Cosmic Extremes: Probing Energetic Transients with Radio Observations

Kate Alexander (CfA)
October 6, 2017 - 12:15pm

Abstract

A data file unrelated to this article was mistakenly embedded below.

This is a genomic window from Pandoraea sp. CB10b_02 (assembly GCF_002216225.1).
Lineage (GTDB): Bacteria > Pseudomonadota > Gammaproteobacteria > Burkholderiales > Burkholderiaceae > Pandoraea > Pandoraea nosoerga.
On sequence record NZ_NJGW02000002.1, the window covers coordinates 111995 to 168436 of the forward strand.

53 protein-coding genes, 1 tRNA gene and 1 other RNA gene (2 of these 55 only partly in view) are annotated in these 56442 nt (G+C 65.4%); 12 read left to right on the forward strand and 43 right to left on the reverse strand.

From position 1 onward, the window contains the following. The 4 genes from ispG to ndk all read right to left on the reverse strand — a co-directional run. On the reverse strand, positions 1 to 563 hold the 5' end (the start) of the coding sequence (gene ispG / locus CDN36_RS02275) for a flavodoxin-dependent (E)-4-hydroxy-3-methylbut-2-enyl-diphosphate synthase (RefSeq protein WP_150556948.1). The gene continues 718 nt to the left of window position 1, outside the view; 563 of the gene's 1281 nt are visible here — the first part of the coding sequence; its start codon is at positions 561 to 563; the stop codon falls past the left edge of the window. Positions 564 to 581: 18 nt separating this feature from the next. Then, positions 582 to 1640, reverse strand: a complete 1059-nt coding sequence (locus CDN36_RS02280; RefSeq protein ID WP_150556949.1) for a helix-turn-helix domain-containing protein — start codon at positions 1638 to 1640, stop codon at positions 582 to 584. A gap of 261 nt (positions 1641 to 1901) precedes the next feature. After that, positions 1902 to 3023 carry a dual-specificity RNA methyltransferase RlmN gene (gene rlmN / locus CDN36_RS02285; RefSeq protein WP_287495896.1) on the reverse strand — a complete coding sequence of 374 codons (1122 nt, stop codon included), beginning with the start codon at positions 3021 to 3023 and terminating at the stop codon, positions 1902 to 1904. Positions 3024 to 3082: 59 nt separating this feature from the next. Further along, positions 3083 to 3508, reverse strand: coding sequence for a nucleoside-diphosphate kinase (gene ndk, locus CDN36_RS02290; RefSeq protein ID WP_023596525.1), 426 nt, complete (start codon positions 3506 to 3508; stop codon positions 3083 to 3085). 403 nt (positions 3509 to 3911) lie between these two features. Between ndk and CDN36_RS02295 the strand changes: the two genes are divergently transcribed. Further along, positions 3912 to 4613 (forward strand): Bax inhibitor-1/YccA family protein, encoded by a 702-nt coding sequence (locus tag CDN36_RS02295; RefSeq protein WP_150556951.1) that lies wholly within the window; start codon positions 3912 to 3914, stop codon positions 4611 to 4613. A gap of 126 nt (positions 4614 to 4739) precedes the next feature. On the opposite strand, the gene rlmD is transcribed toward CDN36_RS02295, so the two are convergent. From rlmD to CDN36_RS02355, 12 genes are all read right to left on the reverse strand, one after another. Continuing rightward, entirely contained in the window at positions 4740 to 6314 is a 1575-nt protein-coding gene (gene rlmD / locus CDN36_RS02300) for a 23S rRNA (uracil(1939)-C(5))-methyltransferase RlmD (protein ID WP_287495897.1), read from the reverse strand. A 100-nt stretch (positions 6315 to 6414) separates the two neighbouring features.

With the advent of sensitive facilities like the Karl G. Jansky Very Large Array (VLA) and planning well underway for vastly more powerful wide-field interferometers like the Square Kilometer Array, the study of radio astrophysical transients is poised for dramatic growth. Radio observations provide a unique window into a wide variety of transient events, from gamma-ray bursts (GRBs) to supernovae to tidal disruption events (TDEs) in which a star is torn apart by a supermassive black hole. In particular, GRBs and TDEs have emerged as valuable probes of some of the most extreme physics in the Universe. In these high-energy laboratories, the longer timescale of radio emission allows for extensive followup and characterization of the event energies and the densities of surrounding material, complementing observations at other wavelengths. I will present our high-cadence broadband radio studies of GRB afterglows and TDEs undertaken with the goal of learning more about their physical properties, the physics underlying the formation and growth of relativistic jets and outflows, and the environments in which these events occur. If time permits I will also touch on planned future work, including probing the short GRB/compact-object binary merger connection via follow-up observations of gravitational wave events from Advanced LIGO/Virgo, and the opportunities afforded by joint observations with the VLA and ALMA. These insights derived from these studies will be invaluable for designing and interpreting the results from future radio transient surveys.